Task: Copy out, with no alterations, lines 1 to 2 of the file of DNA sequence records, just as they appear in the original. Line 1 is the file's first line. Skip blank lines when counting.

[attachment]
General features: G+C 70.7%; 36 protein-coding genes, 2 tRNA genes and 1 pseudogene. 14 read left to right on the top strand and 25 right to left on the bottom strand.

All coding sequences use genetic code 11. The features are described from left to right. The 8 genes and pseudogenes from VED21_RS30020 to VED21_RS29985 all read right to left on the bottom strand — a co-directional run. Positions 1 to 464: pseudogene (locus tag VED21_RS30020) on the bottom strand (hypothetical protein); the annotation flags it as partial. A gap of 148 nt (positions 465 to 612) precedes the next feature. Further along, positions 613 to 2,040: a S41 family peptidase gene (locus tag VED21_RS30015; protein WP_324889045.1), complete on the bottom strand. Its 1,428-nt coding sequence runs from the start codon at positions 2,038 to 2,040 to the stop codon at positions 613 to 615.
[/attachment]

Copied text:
General features: G+C 70.7%; 36 protein-coding genes, 2 tRNA genes and 1 pseudogene. 14 read left to right on the top strand and 25 right to left on the bottom strand.

All coding sequences use genetic code 11. The features are described from left to right. The 8 genes and pseudogenes from VED21_RS30020 to VED21_RS29985 all read right to left on the bottom strand — a co-directional run. Positions 1 to 464: pseudogene (locus tag VED21_RS30020) on the bottom strand (hypothetical protein); the annotation flags it as partial. A gap of 148 nt (positions 465 to 612) precedes the next feature. Further along, positions 613 to 2,040: a S41 family peptidase gene (locus tag VED21_RS30015; protein WP_324889045.1), complete on the bottom strand. Its 1,428-nt coding sequence runs from the start codon at positions 2,038 to 2,040 to the stop codon at positions 613 to 615.